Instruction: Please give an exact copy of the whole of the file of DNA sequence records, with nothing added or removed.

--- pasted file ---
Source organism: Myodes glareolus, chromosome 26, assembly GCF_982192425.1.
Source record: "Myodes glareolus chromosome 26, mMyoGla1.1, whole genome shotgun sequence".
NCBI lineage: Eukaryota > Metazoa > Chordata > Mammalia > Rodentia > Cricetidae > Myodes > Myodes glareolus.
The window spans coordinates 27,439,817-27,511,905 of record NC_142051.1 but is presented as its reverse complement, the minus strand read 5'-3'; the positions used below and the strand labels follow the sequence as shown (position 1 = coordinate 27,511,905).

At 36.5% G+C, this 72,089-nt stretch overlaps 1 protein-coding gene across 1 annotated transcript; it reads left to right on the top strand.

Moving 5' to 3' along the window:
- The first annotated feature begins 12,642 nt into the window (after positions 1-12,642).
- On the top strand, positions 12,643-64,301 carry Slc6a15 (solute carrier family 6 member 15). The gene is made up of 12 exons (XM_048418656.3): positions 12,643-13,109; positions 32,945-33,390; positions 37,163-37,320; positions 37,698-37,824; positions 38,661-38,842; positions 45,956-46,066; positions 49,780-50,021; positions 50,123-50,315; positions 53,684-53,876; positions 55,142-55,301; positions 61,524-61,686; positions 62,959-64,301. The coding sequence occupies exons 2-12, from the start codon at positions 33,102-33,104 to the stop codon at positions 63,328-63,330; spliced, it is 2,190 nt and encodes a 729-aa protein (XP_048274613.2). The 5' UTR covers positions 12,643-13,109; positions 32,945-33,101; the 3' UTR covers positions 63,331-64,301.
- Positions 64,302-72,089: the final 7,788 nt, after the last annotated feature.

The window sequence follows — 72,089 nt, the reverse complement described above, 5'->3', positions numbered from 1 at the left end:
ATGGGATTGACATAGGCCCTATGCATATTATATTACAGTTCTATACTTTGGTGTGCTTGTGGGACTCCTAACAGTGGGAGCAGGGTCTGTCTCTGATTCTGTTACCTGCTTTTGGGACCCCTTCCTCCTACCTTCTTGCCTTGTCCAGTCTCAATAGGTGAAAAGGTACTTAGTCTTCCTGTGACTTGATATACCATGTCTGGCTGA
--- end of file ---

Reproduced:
Source organism: Myodes glareolus, chromosome 26, assembly GCF_982192425.1.
Source record: "Myodes glareolus chromosome 26, mMyoGla1.1, whole genome shotgun sequence".
NCBI lineage: Eukaryota > Metazoa > Chordata > Mammalia > Rodentia > Cricetidae > Myodes > Myodes glareolus.
The window spans coordinates 27,439,817-27,511,905 of record NC_142051.1 but is presented as its reverse complement, the minus strand read 5'-3'; the positions used below and the strand labels follow the sequence as shown (position 1 = coordinate 27,511,905).

At 36.5% G+C, this 72,089-nt stretch overlaps 1 protein-coding gene across 1 annotated transcript; it reads left to right on the top strand.

Moving 5' to 3' along the window:
- The first annotated feature begins 12,642 nt into the window (after positions 1-12,642).
- On the top strand, positions 12,643-64,301 carry Slc6a15 (solute carrier family 6 member 15). The gene is made up of 12 exons (XM_048418656.3): positions 12,643-13,109; positions 32,945-33,390; positions 37,163-37,320; positions 37,698-37,824; positions 38,661-38,842; positions 45,956-46,066; positions 49,780-50,021; positions 50,123-50,315; positions 53,684-53,876; positions 55,142-55,301; positions 61,524-61,686; positions 62,959-64,301. The coding sequence occupies exons 2-12, from the start codon at positions 33,102-33,104 to the stop codon at positions 63,328-63,330; spliced, it is 2,190 nt and encodes a 729-aa protein (XP_048274613.2). The 5' UTR covers positions 12,643-13,109; positions 32,945-33,101; the 3' UTR covers positions 63,331-64,301.
- Positions 64,302-72,089: the final 7,788 nt, after the last annotated feature.

The window sequence follows — 72,089 nt, the reverse complement described above, 5'->3', positions numbered from 1 at the left end:
ATGGGATTGACATAGGCCCTATGCATATTATATTACAGTTCTATACTTTGGTGTGCTTGTGGGACTCCTAACAGTGGGAGCAGGGTCTGTCTCTGATTCTGTTACCTGCTTTTGGGACCCCTTCCTCCTACCTTCTTGCCTTGTCCAGTCTCAATAGGTGAAAAGGTACTTAGTCTTCCTGTGACTTGATATACCATGTCTGGCTGA